News Feature | April 3, 2014

Government IT News For VARs

By Megan Williams, contributing writer

Government IT News For VARs

In the news this week, BlackBerry 10 is approved by the DoD, the former U.S. CTO launches Hunch Analytics, and the U.S. Army is upgrading IT with the capability to share information from sensors and weapons about enemy targets.

BlackBerry 10 Approved By Defense Department

“Full Operational Capability” has been granted to the BlackBerry 10 operating system by the Defense Information Systems Agency. The announcement makes BlackBerry the only vendor to be granted full authority by the agency. InformationWeek reports that one of the key features is BlackBerry Balance, which allows for separation of personal and business data, and also allows users to switch between personal and work profiles. This access builds on BlackBerry’s authority-to-operate certification, which they received in August 2013.

Former U.S. CTO Launches Data And Analytics Startup

According to Government Technology, Aneesh Chopra, Former U.S. CTO, has launched Hunch Analytics — a company dedicated to examining public and private data sets to aid leaders in health, education, and energy. While in office, Chopra was known as a champion of open government and data initiatives.

Software Upgraded For Better Air And Missile Defense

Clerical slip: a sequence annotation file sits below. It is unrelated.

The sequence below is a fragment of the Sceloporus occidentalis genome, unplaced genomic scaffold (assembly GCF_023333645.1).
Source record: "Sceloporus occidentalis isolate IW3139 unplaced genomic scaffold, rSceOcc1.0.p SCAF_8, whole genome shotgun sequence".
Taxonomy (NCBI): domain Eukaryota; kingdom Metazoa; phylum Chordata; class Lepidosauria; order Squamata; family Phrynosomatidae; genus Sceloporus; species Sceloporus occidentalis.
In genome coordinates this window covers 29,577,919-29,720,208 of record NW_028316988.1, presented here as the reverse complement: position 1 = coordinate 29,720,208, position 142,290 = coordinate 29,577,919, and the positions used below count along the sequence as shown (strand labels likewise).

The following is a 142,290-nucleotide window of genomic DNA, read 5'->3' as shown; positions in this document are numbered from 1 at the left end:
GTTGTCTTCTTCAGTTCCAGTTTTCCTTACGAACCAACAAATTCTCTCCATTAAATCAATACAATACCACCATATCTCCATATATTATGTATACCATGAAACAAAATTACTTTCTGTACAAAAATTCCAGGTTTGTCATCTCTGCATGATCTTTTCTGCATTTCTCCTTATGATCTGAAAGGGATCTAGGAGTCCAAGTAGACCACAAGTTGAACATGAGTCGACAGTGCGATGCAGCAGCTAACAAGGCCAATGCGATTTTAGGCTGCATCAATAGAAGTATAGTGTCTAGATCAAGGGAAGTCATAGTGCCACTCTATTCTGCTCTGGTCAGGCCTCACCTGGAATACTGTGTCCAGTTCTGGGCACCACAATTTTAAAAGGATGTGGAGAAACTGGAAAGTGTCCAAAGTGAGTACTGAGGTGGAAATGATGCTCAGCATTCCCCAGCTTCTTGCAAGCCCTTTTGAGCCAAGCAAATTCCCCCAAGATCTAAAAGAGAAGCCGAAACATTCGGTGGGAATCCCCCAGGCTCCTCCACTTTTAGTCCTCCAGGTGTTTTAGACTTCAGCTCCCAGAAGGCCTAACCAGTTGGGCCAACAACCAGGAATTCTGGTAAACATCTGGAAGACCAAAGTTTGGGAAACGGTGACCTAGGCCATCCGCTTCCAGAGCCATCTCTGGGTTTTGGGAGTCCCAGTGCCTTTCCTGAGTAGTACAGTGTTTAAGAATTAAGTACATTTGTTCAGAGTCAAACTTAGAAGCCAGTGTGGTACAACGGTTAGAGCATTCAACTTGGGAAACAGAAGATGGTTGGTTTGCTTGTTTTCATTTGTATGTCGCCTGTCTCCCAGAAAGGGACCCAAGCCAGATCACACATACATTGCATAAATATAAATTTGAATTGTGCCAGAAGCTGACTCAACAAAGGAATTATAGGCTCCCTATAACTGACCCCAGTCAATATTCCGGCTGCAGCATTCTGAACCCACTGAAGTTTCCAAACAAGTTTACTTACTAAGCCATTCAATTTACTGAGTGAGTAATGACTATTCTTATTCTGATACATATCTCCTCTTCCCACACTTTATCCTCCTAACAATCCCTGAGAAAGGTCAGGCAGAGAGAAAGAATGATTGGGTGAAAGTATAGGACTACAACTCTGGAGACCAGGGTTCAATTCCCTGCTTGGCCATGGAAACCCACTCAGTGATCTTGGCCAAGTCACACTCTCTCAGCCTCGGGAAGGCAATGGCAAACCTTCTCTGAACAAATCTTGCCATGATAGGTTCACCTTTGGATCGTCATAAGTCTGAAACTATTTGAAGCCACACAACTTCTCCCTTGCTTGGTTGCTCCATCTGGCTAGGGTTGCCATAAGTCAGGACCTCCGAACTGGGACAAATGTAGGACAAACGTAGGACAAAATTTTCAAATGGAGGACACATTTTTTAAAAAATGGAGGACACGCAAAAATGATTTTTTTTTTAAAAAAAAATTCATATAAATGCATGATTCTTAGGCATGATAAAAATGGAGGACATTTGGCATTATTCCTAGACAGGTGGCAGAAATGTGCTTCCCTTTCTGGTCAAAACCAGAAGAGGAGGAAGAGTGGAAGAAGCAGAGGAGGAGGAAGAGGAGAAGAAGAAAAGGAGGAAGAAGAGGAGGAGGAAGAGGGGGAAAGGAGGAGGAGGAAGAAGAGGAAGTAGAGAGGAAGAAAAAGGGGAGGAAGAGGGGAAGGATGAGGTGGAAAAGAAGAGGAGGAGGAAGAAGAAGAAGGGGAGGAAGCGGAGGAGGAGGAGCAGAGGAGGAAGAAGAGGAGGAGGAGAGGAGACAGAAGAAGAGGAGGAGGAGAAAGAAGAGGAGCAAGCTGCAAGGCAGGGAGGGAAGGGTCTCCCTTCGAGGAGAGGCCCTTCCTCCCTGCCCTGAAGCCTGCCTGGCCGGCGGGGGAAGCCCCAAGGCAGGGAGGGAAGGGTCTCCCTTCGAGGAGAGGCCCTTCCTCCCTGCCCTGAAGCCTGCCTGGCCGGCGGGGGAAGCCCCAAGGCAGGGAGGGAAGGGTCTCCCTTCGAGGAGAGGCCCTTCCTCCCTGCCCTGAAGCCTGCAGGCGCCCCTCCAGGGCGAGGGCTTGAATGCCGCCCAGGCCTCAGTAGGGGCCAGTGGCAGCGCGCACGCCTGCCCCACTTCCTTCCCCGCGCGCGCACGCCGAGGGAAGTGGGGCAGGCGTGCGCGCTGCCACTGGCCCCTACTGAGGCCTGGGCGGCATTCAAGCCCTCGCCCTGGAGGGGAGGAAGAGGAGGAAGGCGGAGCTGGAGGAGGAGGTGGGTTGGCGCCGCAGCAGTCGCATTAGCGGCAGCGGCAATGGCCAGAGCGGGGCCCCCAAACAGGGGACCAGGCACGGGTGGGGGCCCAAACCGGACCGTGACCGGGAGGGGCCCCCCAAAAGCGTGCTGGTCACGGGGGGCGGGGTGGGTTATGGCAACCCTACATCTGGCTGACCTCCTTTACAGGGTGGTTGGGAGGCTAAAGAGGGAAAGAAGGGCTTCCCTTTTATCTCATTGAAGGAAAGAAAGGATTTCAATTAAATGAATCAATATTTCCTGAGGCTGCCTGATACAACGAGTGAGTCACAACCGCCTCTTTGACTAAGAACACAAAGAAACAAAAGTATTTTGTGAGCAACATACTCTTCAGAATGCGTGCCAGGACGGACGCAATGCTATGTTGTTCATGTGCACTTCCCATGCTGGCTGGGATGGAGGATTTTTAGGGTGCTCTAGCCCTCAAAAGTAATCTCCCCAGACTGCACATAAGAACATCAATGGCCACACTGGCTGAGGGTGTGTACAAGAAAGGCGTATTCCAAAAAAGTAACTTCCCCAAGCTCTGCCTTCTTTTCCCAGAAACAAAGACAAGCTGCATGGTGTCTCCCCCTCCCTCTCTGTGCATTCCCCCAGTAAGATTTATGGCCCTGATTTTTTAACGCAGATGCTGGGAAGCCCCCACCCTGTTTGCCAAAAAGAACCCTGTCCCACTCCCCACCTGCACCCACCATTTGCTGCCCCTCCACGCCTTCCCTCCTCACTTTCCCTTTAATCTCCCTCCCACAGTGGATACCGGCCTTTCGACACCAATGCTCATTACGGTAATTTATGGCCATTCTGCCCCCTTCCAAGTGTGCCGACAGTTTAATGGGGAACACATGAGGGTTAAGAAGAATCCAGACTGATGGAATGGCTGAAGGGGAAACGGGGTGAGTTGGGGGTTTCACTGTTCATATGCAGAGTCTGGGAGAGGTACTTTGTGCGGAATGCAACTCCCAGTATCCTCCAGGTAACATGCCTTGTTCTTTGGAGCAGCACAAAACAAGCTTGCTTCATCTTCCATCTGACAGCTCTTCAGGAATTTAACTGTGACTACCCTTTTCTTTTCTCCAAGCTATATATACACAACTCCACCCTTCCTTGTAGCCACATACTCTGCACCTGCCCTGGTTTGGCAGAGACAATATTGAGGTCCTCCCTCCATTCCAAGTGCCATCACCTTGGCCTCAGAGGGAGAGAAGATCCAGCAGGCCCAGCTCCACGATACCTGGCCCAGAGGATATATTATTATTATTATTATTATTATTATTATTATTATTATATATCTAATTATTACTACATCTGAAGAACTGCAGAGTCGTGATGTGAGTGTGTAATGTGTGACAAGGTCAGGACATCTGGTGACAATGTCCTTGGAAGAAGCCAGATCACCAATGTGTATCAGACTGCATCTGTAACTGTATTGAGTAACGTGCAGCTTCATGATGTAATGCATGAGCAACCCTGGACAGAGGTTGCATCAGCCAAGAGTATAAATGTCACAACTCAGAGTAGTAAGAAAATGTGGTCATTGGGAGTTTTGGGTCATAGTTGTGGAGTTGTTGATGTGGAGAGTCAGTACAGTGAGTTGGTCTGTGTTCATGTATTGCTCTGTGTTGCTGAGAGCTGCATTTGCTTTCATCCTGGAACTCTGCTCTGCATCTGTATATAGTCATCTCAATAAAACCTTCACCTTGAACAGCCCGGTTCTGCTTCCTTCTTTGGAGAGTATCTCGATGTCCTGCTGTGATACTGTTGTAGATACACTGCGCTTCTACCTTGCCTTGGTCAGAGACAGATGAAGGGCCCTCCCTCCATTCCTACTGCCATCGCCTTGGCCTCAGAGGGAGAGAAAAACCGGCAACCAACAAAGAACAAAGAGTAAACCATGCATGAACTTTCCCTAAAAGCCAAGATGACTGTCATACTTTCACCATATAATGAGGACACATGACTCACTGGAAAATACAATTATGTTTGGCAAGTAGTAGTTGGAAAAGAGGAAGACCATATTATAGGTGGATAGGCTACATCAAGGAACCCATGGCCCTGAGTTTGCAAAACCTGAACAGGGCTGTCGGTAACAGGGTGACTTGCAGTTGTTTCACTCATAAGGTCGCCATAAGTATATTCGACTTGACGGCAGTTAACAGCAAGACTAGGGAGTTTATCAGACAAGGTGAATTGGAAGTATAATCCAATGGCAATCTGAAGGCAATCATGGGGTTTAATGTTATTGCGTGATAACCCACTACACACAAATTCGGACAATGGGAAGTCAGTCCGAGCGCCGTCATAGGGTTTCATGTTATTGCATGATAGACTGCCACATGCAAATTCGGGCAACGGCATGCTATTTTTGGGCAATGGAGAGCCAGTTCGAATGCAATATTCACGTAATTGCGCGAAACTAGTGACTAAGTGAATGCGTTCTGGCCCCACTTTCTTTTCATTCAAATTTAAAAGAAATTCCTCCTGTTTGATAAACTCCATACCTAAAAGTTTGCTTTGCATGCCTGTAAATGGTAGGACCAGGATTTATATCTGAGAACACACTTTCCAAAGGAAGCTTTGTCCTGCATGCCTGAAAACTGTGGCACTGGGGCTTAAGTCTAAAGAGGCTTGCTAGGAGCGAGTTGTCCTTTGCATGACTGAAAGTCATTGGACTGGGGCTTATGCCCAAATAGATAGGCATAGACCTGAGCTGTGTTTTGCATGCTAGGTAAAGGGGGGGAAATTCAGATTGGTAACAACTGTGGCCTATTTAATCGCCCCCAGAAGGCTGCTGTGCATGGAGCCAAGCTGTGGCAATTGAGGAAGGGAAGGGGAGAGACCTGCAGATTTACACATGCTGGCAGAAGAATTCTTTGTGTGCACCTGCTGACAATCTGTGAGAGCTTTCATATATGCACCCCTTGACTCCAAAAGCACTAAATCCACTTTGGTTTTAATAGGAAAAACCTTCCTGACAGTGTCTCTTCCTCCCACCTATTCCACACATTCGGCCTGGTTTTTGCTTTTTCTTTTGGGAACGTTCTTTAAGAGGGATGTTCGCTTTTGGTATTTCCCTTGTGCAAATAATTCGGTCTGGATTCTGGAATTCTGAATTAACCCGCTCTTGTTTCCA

The U.S. Army’s current information architecture lacks the provision to share information from sensors and weapons about enemy targets. The Army is currently working with the tech industry to replace legacy systems with more user-friendly software known as the “common warfighter machine interface to the integrated air and missile defense battle command system.” CIO Review reports that the software is currently in the development stage and is expected to reach initial operating capability by 2018.

Government IT Talking Points

In FedTech Magazine, EMC’s Kyle Keller answers five questions about federal agencies, vendors and the cloud.

  • What are the biggest challenges to cloud migration?
  • What short-term goals should agencies be targeting?
  • What can government learn from the private sector, in terms of cloud?
  • What are your thoughts on cloud brokers?
  • How can the cloud support other federal initiatives, such as BYOD and telework?

Keller talks leveraging the cloud, virtualization policies, types of cloud brokers and more.

Recent decisions around a California lawsuit raise questions around vendors and cloud computing — especially those with business models that rely heavily on advertising and monetizing user data. Read more in InformationWeek.

For more news and insights, visit BSMinfo’s Government IT Resource Center.

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